Saturday, February 16, 2008

Live at Rosa’s Blues Lounge reviewed by Mark Thompson

Live at Rosa’s Blues Lounge
Little Arthur Duncan
Delmark Records
15 tracks/65:09

Delmark continues its series of live recordings at one of Chicago’s best blues clubs. This time around the spotlight is on Little Arthur Duncan, a journeyman musician whose long career has flown under the radar for all but the most knowledgeable fans. That changed several years ago when Arthur’s first Delmark release featuring his vocals and harp playing garnered him worldwide attention.

A native of Mississippi, Duncan made to Chicago in the early 1950’s, landing an apartment in the same building Little Walter was residing in at the time. Walter mentored Arthur on playing the harmonica, which helped Duncan secure steady work in the numerous bars featuring live blues music. Eventually Duncan took over ownership of his own club, where he would sit in with band for a few numbers as business permitted. Eventually Duncan was forced to close his establishment, a move that led to him deciding to reestablish his musical career.

Given his age, Duncan’s voice is still in good shape. Early in the proceedings, he announces that he is going to sit down, not because he is lazy but because he is old !! His range is limited but he compensates by singing with a conviction and spirit that enliven his hard-edged vocals. On harp, he plays with a solid tone. Duncan does not have the virtuoso technique of Little Walter. His style finds him using the harp to complement what the band is doing and not blow an endless stream of solos.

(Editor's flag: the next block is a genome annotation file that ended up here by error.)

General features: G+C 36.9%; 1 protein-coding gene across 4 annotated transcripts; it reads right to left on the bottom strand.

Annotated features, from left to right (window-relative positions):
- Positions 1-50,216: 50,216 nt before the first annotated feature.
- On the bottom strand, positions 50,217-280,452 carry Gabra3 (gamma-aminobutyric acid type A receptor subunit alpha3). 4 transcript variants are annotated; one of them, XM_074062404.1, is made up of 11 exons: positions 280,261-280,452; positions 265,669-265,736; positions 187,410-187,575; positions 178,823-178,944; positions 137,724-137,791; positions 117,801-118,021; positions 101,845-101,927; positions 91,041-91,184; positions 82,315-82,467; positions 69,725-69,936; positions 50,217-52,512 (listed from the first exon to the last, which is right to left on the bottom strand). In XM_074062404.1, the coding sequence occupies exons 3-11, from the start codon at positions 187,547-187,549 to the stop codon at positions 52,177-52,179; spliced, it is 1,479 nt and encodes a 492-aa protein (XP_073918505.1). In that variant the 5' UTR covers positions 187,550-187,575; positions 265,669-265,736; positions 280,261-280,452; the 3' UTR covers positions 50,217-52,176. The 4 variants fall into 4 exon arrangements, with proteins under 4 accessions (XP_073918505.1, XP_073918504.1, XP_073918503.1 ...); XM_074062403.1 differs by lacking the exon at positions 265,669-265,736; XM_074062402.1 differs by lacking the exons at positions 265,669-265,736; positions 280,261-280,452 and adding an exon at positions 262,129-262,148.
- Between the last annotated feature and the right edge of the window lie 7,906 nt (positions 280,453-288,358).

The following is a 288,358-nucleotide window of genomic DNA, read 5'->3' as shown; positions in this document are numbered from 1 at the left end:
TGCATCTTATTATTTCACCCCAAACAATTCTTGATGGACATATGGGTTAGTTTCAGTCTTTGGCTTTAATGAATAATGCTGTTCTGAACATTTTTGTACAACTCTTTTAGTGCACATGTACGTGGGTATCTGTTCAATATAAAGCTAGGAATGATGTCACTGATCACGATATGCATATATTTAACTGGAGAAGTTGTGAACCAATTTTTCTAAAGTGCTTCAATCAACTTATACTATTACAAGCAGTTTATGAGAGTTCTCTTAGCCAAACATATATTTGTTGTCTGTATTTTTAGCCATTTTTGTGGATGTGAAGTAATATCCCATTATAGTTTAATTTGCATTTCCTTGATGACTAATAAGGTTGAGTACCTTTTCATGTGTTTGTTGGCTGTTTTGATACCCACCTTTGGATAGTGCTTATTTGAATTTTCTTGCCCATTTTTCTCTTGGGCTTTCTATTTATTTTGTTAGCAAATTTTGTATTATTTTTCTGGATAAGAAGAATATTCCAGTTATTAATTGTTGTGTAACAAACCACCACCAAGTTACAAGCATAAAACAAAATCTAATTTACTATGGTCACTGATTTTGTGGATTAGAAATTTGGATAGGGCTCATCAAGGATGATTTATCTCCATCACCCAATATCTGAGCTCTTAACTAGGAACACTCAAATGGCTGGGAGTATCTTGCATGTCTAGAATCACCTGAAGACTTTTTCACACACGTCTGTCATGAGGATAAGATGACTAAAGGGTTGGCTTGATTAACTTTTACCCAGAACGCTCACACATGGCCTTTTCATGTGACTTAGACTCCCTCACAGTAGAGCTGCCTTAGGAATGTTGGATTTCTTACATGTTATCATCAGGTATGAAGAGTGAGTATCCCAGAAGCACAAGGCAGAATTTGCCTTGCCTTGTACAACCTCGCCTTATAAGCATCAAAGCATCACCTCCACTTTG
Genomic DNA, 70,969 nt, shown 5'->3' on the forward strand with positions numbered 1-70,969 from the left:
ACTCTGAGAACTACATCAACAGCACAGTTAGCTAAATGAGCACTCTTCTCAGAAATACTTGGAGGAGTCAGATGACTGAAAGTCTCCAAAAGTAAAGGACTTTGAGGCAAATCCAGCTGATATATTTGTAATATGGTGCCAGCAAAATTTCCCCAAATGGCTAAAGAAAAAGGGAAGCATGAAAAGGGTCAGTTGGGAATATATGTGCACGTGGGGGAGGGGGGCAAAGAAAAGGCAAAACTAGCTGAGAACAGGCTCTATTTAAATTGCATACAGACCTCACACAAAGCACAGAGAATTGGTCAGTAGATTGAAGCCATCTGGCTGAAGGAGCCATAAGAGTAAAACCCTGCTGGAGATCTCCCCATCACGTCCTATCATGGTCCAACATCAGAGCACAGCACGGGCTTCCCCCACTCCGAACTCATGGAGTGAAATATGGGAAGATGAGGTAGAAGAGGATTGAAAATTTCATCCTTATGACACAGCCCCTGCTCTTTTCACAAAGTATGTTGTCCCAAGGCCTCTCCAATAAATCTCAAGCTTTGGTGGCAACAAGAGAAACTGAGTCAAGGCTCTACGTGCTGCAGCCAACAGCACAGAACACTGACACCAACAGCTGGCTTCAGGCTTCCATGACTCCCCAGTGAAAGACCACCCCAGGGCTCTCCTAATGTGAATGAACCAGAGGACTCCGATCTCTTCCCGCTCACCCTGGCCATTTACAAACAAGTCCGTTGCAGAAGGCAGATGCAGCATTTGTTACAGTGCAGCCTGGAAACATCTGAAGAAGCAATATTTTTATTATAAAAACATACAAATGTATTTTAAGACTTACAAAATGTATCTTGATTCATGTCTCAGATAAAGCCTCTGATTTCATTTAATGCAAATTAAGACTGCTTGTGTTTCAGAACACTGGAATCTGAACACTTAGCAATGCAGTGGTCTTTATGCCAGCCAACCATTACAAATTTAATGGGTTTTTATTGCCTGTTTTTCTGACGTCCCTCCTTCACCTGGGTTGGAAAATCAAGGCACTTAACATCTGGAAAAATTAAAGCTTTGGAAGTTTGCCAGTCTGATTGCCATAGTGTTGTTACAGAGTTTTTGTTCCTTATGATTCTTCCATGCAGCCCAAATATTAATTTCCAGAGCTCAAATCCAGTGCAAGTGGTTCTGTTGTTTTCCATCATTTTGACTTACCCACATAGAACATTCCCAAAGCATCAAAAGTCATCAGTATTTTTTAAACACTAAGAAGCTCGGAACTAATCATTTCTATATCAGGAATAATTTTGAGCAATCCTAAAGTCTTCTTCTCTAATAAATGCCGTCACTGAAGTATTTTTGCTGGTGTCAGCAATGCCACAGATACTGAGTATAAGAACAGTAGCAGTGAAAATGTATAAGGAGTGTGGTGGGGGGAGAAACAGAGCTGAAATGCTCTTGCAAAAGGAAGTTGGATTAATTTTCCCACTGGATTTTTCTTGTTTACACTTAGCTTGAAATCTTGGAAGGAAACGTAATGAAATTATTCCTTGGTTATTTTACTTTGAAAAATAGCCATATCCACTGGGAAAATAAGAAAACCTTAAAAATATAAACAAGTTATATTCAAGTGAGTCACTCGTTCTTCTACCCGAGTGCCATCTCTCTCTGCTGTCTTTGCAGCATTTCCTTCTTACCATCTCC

The backing musicians – Illinois Slim and Rick Kreher on guitar, Michael Azzi on bass and Twist Turner on drums – are totally in tune with Duncan. On the up-tempo tracks like “I Got To Go” and “ Young Fashioned Ways”, they consistently provide a driving rhythmic foundation that had to inspire Duncan. They are equally adept at handling the shuffles and can inject plenty of emotion into slow blues tracks like “Blues with a Feeling”.

Duncan contributes four original tunes starting with the opener, “Leaving Mississippi” which gets the disc off to a rousing start. “Bad Reputation” borrows a classic guitar line from Howlin’ Wolf’s version of “Shake for Me” and it works just as well for Duncan. The rest of disc consists of covers of well-worn tunes like “Little Red Rooster” and “I Got Love if You Want It” interspersed with less-known gems like Jimmy Reed’s “Pretty Thing” and “I Got to Find My Baby”, which features guest Little Al Thomas on the vocal.

For more than an hour, Little Arthur and his band manage to keep the blues gritty and real in front of a live audience. You once could hear true down-home blues like this on bandstands all over Chicago. The unfortunate reality is that there are a dwindling number of musicians capable of playing together with this much feeling and honesty. This disc reminds us that blues music is not always pretty and neat. In the hands of a veteran like Little Arthur, it can be played with gusto and still sound just right.

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